In the course of co-authoring his book, I caught a glimpse or two of the private Kelly, although neither of us ever forgot our respective day jobs and knew, inevitably, we would clash over something I wrote about him or the Bills for this newspaper.

I was actually surprised by his strong commitment to the project. Knowing how hard it was for him to sit still for one interview -- let alone the many required to produce a 100,000-word book -- I had this constant fear of arriving at his house in Orchard Park and finding a sign taped to the door: "Book called off due to boredom." Not only did Kelly show up for every scheduled appointment, he gave his undivided attention.

One of the more revealing things I witnessed from the inside was the sincerity of the bond he forged with his family while growing up in tiny East Brady, Pa. I admit, when he first arrived here in 1986, I was a bit skeptical about the countless times he spoke of being super-close to his parents, Joe and the late Alice Kelly, and his five brothers -- Pat, Ray, Ed, Kevin and Dan.

But I found (beyond Dan serving as Jim's agent) they were always part of the picture in one form or another. Telephone calls. Hand-written letters. Game weekend gatherings. Holidays. Picnics. Golf tournaments.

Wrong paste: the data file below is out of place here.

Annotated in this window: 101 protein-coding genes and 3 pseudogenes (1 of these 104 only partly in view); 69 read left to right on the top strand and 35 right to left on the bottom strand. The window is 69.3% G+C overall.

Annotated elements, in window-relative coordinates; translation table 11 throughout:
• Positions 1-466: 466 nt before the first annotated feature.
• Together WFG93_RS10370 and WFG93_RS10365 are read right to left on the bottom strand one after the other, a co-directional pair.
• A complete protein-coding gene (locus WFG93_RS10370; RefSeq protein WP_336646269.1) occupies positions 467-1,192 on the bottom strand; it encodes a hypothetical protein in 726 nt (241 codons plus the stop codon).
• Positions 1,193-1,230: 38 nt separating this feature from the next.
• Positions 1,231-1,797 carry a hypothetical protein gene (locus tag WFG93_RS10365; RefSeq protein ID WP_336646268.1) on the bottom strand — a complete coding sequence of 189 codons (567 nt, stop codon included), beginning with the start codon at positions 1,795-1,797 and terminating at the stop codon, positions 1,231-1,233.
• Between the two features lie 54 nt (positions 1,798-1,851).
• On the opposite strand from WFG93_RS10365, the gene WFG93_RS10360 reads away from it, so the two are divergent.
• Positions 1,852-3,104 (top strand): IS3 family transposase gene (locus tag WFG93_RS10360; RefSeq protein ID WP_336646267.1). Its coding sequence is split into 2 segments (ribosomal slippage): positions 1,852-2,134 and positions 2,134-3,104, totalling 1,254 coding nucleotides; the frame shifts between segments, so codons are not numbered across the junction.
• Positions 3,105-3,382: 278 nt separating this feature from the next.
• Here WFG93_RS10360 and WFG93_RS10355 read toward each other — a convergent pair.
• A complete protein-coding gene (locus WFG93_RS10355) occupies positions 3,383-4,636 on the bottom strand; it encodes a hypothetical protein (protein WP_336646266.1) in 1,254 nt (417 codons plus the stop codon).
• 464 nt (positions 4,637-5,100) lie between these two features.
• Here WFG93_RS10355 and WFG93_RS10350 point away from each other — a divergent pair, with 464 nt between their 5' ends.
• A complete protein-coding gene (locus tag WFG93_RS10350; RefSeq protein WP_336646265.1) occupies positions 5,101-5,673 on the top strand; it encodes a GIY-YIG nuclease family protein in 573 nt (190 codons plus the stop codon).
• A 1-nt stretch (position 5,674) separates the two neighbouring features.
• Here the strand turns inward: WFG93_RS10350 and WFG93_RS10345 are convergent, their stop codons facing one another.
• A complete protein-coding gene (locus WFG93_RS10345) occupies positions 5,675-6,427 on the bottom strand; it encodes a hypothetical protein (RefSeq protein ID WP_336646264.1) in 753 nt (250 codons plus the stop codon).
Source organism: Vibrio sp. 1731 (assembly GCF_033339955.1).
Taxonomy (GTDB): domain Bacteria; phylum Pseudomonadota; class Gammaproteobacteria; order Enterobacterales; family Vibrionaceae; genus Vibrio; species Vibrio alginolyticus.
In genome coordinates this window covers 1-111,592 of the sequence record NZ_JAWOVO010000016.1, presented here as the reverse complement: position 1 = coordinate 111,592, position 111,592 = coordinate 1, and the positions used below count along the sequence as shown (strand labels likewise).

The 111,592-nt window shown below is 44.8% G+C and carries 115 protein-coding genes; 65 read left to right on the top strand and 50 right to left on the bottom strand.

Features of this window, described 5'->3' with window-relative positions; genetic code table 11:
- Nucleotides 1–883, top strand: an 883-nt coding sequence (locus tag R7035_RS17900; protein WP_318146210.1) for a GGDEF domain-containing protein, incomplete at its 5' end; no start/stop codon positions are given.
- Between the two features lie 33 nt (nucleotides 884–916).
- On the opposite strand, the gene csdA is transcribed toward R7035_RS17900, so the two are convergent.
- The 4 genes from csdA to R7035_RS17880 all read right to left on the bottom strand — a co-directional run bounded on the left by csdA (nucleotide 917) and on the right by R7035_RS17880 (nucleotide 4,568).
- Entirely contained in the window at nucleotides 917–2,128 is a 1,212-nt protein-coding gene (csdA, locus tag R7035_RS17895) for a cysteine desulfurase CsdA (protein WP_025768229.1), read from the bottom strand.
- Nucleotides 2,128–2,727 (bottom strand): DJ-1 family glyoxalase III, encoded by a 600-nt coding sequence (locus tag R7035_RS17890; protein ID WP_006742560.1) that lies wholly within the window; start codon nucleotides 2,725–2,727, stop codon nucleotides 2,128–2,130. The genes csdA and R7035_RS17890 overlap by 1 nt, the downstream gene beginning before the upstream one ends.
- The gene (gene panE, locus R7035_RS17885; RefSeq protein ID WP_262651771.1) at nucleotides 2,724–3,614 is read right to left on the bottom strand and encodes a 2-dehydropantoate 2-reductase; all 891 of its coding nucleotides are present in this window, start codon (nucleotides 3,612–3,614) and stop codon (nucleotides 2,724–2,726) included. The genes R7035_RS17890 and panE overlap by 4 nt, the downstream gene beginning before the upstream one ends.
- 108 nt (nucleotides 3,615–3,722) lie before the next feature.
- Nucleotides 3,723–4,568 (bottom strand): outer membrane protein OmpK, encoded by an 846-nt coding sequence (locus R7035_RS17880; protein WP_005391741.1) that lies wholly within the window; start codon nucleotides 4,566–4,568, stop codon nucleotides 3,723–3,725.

I also found that his brothers and their families didn't force their presence on Kelly, but rather he insisted on having them around. They weren't just his relatives; they were his best friends and confidants. I always got the feeling they helped him keep his feet on the ground, something he knew he needed every now and then. It was no surprise that the point where he struggled the most during his emotional farewell news conference was when, gesturing to his brothers in the audience, he said, "And most important to me, I've been able to take care of the people I love."

From signing his first contract with the Bills to announcing his retirement 11 years later, Kelly always led a larger-than-life existence.

He was the first active pro athlete in Buffalo history with an income totaling into the millions, and he spent lavishly on himself, on his family and on those famous postgame parties for teammates, coaches and everyone else connected with the club in the basement of his 7,500-square-foot home.

He enjoyed, and could afford, grand gestures. For example, one time he was eating dinner at a downtown restaurant when he spotted an expensive painting hanging on the wall. After the meal, he paid his bill . . . and then bought the painting as well.

Kelly rode around in the back of a white stretch limousine. He rubbed shoulders with the stars, not only past and present NFL headliners but rock-and-rollers and Hollywood types who regularly showed up for his charity events. He opened, and later closed, a mammoth restaurant and nightclub that once ranked among the foremost attractions in downtown Buffalo. He had a wedding befitting a king.

Western New York got to share in Kelly's celebrity connections, but not everyone in this blue-collar area appreciated seeing one of their pro athletes assume royalty status. Perhaps that, along with the buffer, sometimes made Kelly seem aloof and unapproachable.

Maybe the quarterback who was respected and admired so much for his on-field toughness and competitive fire would have benefited from a simpler, more understated off-field style.

But then that wouldn't have been Jim Kelly.